Men’s 1500m Freestyle World Championship Preview: Can Connor Jaeger Become Team USA’s Dominant Distance Freestyler?


  • Day 8, Sunday, August 9th
  • 2013 World Champion: Sun Yang, CHN – 14:41.15 (SEE RACE VIDEO ABOVE)
  • 2013 Silver Medalist: Ryan Cochrane, CAN – 14:42.48
  • 2013 Bronze Medalist: Gregorio Paltrinieri, ITA – 14:45.37

The men’s 1500 free has consistently seen some very fast performances at the top (excluding 2007), with Grant Hackett in 2005, Oussama Mellouli in 2009, and Sun Yang ever since. After Mellouli had the second fastest performance in history in 2009, Sun Yang followed up breaking Grant Hackett’s 10 year old world record that was expected to stand for much longer. After the 14:34.14 in 2011 and a 14:31.02 in 2012, Sun reverted back up to a 14:41 performance in 2013. A 14:44-45 swim has proven to be enough for medal at recent championships. In 2013 Sun Yang got away with not doing the necessary training for the distance events and still earning gold medals, but if he shows up in Kazan not in top shape, this year might be different. With some young distance stars beginning to emerge, I expect this event will get faster as a whole.

James Sutherland - Men's 1500m freestyle world championship preview

Ever since his world record breaking performance at the 2011 championships, Sun Yang has not lost this race at a major international competition. With the recent performances we’ve seen from Gregorio Paltrinieri and Connor Jaeger this year, that streak may come to an end.

Take a look at the top times from around the world this season:

2014-2015 LCM Men 1500 Free

View Top 26»

Paltrinieri was a 14:39 last year and has already been 14:43 this year. He also won the short course world championship in a very fast time of 14:16. Sun on the other hand was a 14:49 last year and only a 15:00 this year. Of course, Sun is a big meet swimmer, and will bring his best in Kazan, but Paltrinieri has burst onto the scene recently and based on his trajectory a personal best this summer should be expected. I think he will pull away from Sun in the final 500 and take the title.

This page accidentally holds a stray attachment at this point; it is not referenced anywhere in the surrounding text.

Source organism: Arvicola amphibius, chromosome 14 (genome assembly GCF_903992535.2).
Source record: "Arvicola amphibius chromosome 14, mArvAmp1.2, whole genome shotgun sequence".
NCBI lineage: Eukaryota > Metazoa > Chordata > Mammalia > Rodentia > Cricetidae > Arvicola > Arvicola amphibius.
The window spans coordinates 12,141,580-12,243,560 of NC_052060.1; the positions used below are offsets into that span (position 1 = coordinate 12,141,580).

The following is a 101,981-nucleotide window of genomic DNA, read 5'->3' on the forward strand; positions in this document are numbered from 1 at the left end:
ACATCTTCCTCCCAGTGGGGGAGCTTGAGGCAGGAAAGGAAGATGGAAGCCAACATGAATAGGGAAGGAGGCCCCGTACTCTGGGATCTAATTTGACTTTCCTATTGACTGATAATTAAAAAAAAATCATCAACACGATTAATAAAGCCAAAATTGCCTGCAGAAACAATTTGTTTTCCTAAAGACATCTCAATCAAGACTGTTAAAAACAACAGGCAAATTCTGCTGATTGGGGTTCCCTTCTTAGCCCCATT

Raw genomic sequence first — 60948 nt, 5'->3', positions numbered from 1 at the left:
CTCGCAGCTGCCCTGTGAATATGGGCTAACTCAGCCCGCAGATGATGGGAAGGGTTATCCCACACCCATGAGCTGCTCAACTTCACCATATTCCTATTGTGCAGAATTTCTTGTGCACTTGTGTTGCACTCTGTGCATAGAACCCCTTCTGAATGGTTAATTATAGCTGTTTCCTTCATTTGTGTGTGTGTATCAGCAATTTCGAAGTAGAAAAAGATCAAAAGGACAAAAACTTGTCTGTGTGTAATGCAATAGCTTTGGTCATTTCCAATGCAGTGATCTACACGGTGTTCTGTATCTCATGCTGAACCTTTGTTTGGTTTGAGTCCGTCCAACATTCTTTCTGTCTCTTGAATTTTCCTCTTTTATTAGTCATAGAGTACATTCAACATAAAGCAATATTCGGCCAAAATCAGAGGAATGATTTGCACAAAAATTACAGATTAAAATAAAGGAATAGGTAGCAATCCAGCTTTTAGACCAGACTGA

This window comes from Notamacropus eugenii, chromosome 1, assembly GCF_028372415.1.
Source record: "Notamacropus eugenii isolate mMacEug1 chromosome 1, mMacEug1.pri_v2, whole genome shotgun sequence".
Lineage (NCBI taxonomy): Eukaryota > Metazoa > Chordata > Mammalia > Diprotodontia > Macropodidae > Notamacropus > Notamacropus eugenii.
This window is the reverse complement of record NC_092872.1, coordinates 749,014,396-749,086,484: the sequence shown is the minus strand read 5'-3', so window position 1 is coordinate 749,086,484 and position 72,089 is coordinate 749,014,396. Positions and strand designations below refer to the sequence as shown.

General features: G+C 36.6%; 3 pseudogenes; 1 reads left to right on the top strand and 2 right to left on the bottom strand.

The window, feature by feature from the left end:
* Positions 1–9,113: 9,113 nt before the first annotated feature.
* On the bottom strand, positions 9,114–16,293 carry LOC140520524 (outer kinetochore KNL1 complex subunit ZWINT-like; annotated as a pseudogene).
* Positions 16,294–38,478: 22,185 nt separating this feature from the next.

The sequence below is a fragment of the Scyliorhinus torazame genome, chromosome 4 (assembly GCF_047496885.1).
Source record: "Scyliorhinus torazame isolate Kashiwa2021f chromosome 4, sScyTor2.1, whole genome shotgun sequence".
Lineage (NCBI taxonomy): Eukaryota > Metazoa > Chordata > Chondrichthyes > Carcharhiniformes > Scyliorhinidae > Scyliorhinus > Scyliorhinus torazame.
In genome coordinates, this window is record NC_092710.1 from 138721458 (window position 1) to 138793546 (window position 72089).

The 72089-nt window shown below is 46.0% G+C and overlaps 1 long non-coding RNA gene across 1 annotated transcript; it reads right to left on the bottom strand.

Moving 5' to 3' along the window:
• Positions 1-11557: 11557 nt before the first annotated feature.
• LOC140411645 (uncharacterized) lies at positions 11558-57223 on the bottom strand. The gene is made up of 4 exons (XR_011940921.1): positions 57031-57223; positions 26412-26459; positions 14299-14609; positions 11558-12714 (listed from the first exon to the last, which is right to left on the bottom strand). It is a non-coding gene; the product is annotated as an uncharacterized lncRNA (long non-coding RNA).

Connor Jaeger has been finding his rhythm over the last few years, and is setting up what could be his best major championship meet of his career thus far. He burst onto the world stage in 2012 when he qualified for the 2012 Olympic Games, and since then, he’s taken off. In the last year alone, he broke the American record in the 1650y freestyle, and has posted some impressive in-season times this summer in the distance freestyle events. Although he is getting better every year at the shorter races, I think the 1500 will be his best this summer. The United States has lacked a dominant distance freestyler in recent years, but Jaeger may be their answer.

Ryan Cochrane has been a consistent medalist in this event since the 2008 Beijing games where he won bronze, and should be there fighting it out at the front with Sun, Paltrinieri, Jaeger, and Horton. Ultimately I think Cochrane’s experience will push him past Horton for the bronze medal, in a tight battle.

Mack Horton put on a dominant display at Australian nationals earlier this year clocking in at 14:44, and should be able to recreate a similar performance in Kazan.

Michael McBroom has been solid the last few years, and has looked strong this season. He topped Jaeger head-to-head last night in the 800m freestyle in Santa Clara, and knows how to step up and race when the pressure is on.

Gabrielle Detti posted quick times last year and has backed them up so far this year, giving the Italians a strong 1-2 punch in distance freestyle. Stephen Milne also posted a fast 14:53 last year, and has already cracked the 15 minute barrier this year, setting him up for a berth in the final.

For a dark horse pick, Mykhailo Romanchuk of Ukraine is beginning to make a name for himself. After a 23rd ranked 15:07 last year, he has turned in the 5th fastest time in the world this year going 14:58. Romanchuk has already proved he can come through on an international stage, albeit a smaller one, as he won gold at the 2014 youth Olympic games in the 400 freestyle and also picked up a silver in the 800. If he can take off some time from his 14:58 this year, he certainly could be in the mix to qualify for the final. Others to watch for in this event include Pal Joensen of the Faroe Islands, Jordan Harrison of Australia, Gergely Gyurta Hungary and Japan’s Ayatsugu Hirai and Kohei Yamomoto.